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back issues


December 1998
Editorial: Only Disconnect

By Martin Rowe


The advertisement looks straightforward enough. An adorable beagle stares out at you. His or her mouth is open, pink tongue obtruding, and the tail points up at a perky angle. The beagle is the image of health, and seems to confirm what the accompanying texts says is this dog’s “friendly disposition.” So what’s this advertisement for? Animal adoption? Rescue work? Companion animal lovers? If you said yes to any of the above, you would be wrong. The advertisement comes from Marshall Farms, suppliers of “the superior model” of dog for animal laboratories, and it is only one of many bizarre disconnects found in Lab Animal, the magazine which claims to offer “information, ideas, methods and materials for the animal research professional.”

I should come out and say now that I am an anti-vivisectionist, and I was given a subscription to Lab Animal by an unknown donor who clearly felt that it would be useful ammunition to skewer “the opposition” with. Having looked at three issues and read many articles from them, I have to admit to being quietly impressed by what this magazine does, and intrigued by the messages it sends out about our relationship toward animals in general, and animals in our care in particular.

The first thing that struck me about Lab Animal is that you rarely if ever see an animal actually being used in the experiments “it” was acquired for. The advertisement for the Marshall Beagle is not alone: there are pictures of cute dogs and cats, a perky black-footed ferret, inquisitive rats and mice, and in one ad virtually the entire animal kingdom. The same goes for the equipment. All is shiny and new, with rarely any animals actually inside the cages or on the necropsy tables, ventilated rack systems, inhalation anesthesia systems or transit kits so gushingly advertised.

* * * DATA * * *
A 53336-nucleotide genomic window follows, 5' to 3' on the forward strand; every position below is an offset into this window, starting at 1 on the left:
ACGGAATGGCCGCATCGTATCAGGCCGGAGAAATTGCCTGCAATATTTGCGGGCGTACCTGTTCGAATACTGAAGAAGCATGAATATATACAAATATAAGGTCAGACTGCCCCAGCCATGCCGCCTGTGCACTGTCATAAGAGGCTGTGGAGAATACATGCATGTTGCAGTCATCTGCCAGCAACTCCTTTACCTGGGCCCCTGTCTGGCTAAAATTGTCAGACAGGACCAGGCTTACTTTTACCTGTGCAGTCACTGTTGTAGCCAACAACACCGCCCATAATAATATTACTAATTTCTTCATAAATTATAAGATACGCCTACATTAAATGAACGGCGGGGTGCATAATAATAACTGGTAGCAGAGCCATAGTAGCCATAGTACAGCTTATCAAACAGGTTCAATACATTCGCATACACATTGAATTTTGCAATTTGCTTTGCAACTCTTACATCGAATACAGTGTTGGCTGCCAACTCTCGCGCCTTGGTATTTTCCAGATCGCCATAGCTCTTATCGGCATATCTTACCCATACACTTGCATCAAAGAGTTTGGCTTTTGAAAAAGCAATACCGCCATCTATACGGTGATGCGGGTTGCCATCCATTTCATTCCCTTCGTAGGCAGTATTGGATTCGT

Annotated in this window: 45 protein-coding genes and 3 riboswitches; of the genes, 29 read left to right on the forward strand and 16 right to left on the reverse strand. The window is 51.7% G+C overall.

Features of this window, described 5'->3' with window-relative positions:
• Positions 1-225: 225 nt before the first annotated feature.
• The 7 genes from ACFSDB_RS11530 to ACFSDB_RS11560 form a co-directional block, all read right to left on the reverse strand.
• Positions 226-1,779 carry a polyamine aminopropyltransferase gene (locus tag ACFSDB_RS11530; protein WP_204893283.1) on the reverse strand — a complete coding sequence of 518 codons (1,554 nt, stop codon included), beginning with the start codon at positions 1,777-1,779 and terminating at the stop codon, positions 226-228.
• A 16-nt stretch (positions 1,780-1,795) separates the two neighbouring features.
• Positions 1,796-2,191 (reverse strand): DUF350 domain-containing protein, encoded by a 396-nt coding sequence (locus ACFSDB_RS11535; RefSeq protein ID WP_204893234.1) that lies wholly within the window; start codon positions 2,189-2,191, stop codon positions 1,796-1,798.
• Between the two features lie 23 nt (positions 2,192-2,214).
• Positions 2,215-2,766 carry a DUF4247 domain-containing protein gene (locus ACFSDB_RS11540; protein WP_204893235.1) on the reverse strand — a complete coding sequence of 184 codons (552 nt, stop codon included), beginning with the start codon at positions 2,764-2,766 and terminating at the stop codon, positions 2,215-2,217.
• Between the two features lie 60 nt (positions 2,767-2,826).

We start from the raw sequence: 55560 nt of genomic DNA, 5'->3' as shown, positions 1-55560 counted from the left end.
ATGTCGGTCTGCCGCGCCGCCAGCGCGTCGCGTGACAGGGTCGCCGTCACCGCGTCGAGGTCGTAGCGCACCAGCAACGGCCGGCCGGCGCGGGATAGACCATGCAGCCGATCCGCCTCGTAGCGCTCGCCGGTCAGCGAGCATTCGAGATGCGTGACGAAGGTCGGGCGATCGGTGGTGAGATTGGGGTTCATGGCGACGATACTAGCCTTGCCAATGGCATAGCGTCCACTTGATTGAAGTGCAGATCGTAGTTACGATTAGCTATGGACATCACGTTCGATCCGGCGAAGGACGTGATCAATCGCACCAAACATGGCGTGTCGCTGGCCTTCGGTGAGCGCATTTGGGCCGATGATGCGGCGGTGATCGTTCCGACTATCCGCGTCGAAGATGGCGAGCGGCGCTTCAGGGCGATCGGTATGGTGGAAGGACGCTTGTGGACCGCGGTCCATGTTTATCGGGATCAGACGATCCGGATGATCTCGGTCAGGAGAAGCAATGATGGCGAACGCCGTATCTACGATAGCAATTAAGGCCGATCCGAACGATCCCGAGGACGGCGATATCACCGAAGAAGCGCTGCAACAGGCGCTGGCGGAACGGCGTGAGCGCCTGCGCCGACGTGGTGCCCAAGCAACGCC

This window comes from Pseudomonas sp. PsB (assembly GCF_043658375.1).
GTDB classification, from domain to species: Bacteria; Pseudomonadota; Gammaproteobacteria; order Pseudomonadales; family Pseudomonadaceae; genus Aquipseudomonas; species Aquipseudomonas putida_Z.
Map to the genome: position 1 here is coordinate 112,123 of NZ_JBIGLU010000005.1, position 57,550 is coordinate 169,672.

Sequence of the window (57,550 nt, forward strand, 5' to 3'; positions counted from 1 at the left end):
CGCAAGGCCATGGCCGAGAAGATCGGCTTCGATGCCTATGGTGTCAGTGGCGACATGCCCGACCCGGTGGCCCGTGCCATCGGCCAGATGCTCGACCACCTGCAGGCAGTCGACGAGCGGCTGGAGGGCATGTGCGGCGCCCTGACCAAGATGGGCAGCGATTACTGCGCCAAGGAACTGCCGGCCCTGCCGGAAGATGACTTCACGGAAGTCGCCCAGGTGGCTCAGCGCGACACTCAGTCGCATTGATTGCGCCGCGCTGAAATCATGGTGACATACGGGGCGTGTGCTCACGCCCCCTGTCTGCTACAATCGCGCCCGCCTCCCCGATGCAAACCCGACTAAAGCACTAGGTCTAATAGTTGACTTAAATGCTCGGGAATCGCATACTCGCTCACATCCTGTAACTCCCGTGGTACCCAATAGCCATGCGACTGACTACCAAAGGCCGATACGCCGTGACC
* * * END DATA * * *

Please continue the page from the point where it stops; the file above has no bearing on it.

The second impression is the insistence the magazine has on animal well-being. In one issue, for instance, (October 1998) the editorial—looking at careers in this burgeoning medical arena—talks of “one essential constant: a dedication to quality animal care and concern for animal well-being” and the two (female) editors quote Dr. Tom Wolfle on what type of person succeeds in this field: “Good people with a passion to achieve, good interpersonal skills, and kindness in their hearts for animals.” Dr. Wolfle, a veterinarian, interviews seven people who’ve made it. Surprisingly, he himself never mentions his love of animals as a reason he became a scientist—and only one of the profilees lists “most importantly, a love of animals” as the need for doing his or her job well. More common constants would appear to be management skills, knowledge of relevant regulations, ambition, a well-developed sense of humor, and lots of tolerance.

Clearly the magazine for all the businesses who make money from the exploitation of animals in laboratories (the magazine is almost 60 percent advertising), Lab Animal is upbeat and concerned to put a positive, welfarist spin on its use of animals. Dr. Wolfle himself recognizes “many would support the desire to replace animals with nonanimal systems” and suggests that the “dialogue” between animal protectionists and “scientists and animal care personnel” is “an important part of animal research and contributes to the strength of the enterprise and to the public’s understanding and support.” This emphasis on communication, on a positive, upbeat message I fancy is part and parcel of selling animal research to a squeamish public.

All of this is perhaps unsurprising: no magazine which provides the “resources” for the gruesome things inflicted upon science’s unwilling subjects would dare show what its smiling, clean and hygenic humans, animals and equipment are actually involved in. Nevertheless, Lab Animal fills me with unease—one more insidious and disturbing than even it perhaps imagined. By so ostentatiously playing on my concern for animals and the natural attraction I (along with most other human beings) have toward cute looking creatures, not only is Lab Animal effectively saying, “Don’t worry. The animals are in good hands. We love them”; it is also saying, “The same impulses you have to care for animals exist in those who are going to hurt and kill them on your behalf. Not only are we as ‘good’ as you, but you are as ‘bad’ as us.” I have no doubt that the people who are involved in these projects are “good” people—concerned, in their own perhaps blinkered way, as we all are, with balancing one’s need to get on in the world with one’s need to be a “good person,” that difficult, rare phenomenon. But in the perversion and inversion of concerns about animal welfare, in the “flattening out” of the “good” in the happy, hygenic world of Lab Animal, I cannot help but feel that something wicked this way comes.

Martin Rowe


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